Garden of the Gods portrait policy

A proposed policy would require commercial portrait photographers to pay $500 a year for a permit to shoot at Garden of the Gods and all other city parks. Photo by Callie Riesling. 

Colorado Springs might require wedding and portrait photographers and videographers to pay $500 annually to take images of clients at Garden of the Gods, parks officials said Tuesday. 

The announcement came after at least one city employee told a photographer that the permit fee had already been implemented, sparking confusion and anger among in the local photography community.

As of 6:30 p.m. on Tuesday, an online petition to lower the $500 yearly permit price had gathered more than 9,000 signatures — despite the city's assertion in that the fee doesn't yet exist. 

"Unfortunately, a lot of misinformation got out well before we were prepared to have further conversation and make some decisions around what the plan was to go forward," said Karen Palus, director of city Parks, Recreation and Cultural Services. 

The city doesn't currently require a permit for photo or video projects at Garden of the Gods if the final product is for a customer's personal use, city officials say. A $500 daily fee has for years been charged to those who are shooting footage in the park to market or advertise a product or service. 

Local photographers say they've gotten mixed messages about permitting requirements from city staff and others associated with Garden of the Gods.

One photographer said in a Jan. 3 Facebook post that a park ranger threatened to fine her while she was shooting in the park because she didn't have a permit. 

Professional photographer Mary Elizabeth Fabian said on Aug. 13 a special events supervisor for the city told her in an email that the the city had "determined that an annual photo permit" — $500 to shoot in all city parks and $250 to shoot in all parks except Garden of the Gods — "is the best course of action" and would soon take effect.

"We’re already having to rethink the way we do business," said Fabian. "I should not feel like I don’t trust my own community, but I do. I feel like they (city parks officials) don’t know what they’re doing and they implemented a policy and now they’re trying to cover themselves."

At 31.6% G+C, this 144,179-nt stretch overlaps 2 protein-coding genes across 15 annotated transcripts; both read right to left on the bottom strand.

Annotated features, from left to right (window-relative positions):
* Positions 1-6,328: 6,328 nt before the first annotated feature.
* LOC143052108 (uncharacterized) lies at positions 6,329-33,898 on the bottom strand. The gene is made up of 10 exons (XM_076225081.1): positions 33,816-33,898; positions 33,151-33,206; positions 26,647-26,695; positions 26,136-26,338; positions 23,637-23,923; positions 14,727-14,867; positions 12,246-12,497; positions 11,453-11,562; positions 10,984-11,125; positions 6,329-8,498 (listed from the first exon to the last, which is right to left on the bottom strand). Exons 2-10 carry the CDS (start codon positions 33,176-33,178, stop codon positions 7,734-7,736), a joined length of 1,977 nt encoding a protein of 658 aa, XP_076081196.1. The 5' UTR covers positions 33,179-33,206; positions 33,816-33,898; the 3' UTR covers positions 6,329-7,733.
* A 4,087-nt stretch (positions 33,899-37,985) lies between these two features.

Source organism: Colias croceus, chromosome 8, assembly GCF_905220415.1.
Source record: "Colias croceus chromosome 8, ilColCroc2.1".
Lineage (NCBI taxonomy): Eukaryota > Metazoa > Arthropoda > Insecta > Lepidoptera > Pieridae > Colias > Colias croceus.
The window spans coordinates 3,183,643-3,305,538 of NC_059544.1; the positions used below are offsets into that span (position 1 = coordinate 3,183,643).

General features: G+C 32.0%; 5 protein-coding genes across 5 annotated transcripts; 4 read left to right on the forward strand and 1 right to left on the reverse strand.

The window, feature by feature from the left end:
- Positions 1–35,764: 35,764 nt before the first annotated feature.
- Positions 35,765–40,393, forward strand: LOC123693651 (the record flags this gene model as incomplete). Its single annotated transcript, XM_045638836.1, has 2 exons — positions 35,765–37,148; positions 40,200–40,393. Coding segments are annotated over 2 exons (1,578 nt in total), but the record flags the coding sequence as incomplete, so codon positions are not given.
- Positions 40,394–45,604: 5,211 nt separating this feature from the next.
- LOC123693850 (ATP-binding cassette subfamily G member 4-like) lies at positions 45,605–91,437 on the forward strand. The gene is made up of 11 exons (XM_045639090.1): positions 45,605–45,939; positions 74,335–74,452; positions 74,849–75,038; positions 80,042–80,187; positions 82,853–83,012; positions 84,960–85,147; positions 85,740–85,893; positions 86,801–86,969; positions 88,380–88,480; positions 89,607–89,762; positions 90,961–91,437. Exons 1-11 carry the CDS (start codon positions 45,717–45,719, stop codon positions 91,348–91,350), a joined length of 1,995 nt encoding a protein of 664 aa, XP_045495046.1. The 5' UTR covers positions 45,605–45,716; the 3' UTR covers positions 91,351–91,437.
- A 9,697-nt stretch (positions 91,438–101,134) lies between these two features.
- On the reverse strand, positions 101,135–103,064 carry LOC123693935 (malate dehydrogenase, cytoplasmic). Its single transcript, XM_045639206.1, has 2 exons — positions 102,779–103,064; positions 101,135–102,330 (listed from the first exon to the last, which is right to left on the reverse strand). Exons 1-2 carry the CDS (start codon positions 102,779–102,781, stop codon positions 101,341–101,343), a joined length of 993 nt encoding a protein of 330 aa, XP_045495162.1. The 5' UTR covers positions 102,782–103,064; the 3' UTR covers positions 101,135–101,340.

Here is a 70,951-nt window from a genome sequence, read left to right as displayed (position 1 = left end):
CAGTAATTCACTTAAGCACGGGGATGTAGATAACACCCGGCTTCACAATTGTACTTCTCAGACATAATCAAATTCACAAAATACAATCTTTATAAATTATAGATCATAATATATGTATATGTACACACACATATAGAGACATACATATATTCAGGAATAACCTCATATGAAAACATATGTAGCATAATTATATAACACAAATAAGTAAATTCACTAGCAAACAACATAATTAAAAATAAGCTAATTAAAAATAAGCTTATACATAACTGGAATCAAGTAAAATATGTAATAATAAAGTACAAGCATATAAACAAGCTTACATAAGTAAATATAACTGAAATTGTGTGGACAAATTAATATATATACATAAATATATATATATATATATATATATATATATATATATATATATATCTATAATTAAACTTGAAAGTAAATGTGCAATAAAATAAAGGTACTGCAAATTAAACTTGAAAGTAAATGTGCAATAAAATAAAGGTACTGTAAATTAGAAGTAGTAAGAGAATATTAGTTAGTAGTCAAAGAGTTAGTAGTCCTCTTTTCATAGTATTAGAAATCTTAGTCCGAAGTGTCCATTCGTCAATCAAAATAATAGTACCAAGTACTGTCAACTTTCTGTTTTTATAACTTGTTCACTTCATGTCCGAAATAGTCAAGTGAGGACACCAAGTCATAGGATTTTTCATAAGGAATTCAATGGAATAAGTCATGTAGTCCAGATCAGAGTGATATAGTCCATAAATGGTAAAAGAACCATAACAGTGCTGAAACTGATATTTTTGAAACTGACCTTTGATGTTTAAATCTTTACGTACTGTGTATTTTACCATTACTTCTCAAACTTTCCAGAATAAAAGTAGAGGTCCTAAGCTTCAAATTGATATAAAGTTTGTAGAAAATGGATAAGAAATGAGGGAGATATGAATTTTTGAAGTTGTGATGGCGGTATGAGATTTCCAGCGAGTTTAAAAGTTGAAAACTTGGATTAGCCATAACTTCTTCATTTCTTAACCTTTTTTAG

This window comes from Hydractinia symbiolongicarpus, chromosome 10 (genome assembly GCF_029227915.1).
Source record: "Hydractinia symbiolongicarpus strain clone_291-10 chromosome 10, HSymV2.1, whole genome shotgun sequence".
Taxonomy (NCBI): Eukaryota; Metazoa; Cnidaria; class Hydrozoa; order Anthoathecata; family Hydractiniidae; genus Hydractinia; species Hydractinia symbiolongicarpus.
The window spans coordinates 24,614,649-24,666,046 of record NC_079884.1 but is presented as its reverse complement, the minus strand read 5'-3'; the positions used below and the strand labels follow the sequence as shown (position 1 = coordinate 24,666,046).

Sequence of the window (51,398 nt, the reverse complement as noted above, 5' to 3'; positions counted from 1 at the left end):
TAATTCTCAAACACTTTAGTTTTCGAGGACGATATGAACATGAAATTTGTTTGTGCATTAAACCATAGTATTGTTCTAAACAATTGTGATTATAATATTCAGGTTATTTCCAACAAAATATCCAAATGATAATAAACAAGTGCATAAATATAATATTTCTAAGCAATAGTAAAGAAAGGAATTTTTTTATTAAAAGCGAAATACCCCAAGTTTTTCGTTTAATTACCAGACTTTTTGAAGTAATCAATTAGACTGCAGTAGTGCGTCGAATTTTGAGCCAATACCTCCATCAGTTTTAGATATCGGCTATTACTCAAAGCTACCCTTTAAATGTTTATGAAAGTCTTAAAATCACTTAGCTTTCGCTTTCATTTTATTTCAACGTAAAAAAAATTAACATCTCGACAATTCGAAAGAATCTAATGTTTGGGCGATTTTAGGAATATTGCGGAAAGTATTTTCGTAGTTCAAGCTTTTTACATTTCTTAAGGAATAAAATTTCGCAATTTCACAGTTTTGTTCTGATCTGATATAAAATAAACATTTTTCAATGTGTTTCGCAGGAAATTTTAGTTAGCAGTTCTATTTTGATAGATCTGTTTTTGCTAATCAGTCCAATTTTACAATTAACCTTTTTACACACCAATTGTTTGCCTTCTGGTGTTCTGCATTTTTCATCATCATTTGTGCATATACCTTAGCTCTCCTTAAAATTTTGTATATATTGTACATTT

But Palus said the annual permit fees aren't a done deal and the city has begun collecting input on the proposal.

The parks department ultimately has the ability to approve the fee administratively, Palus said. However, it will go before the Parks and Recreation Advisory Board for a public hearing, she said. 

"These are individuals that are creating a business from those properties. So this is an opportunity for them to contribute to the care and preservation of that national historic landmark," Palus said. "It’s not just about the Garden. It’s all of our sites and making sure we take care of those facilities." 

Parks officials are also considering expanding the proposal to include options for photographers who wish to only shoot at a city park for a day. Such a policy currently exists at Rock Ledge Ranch Historic Site, which portrait photographers can only use as a backdrop if they pay $50 a day. 

The permit fees would help fund park operations and maintenance, Palus said. They would also provide parks staff with a way to communicate with professional photographers who are using open space.

"This gives us the opportunity to have a conversation with those that are coming in, make sure they know what our rules and procedures are," Palus said. 

Still, some photographers say $500 a year is too much. 

"This is something that definitely hurts our businesses but it also really hurts our local economy," said Springs-based wedding photographer Callie Riesling. "A lot of people come here and plan their weddings to be at Garden of the Gods. So when you implement these kind of extreme fees, people will want to take their money elsewhere." 

Riesling and Fabian questioned whether the proposed permitting fee aligns with the intentions of Garden of the God's past owner, Charles Elliott Perkins, whose family gave the land to the city in 1909 with the provision that it remain a free public park.

"The community needs to know," Fabian said of the permitting proposal. "This is supposed to be a free park."

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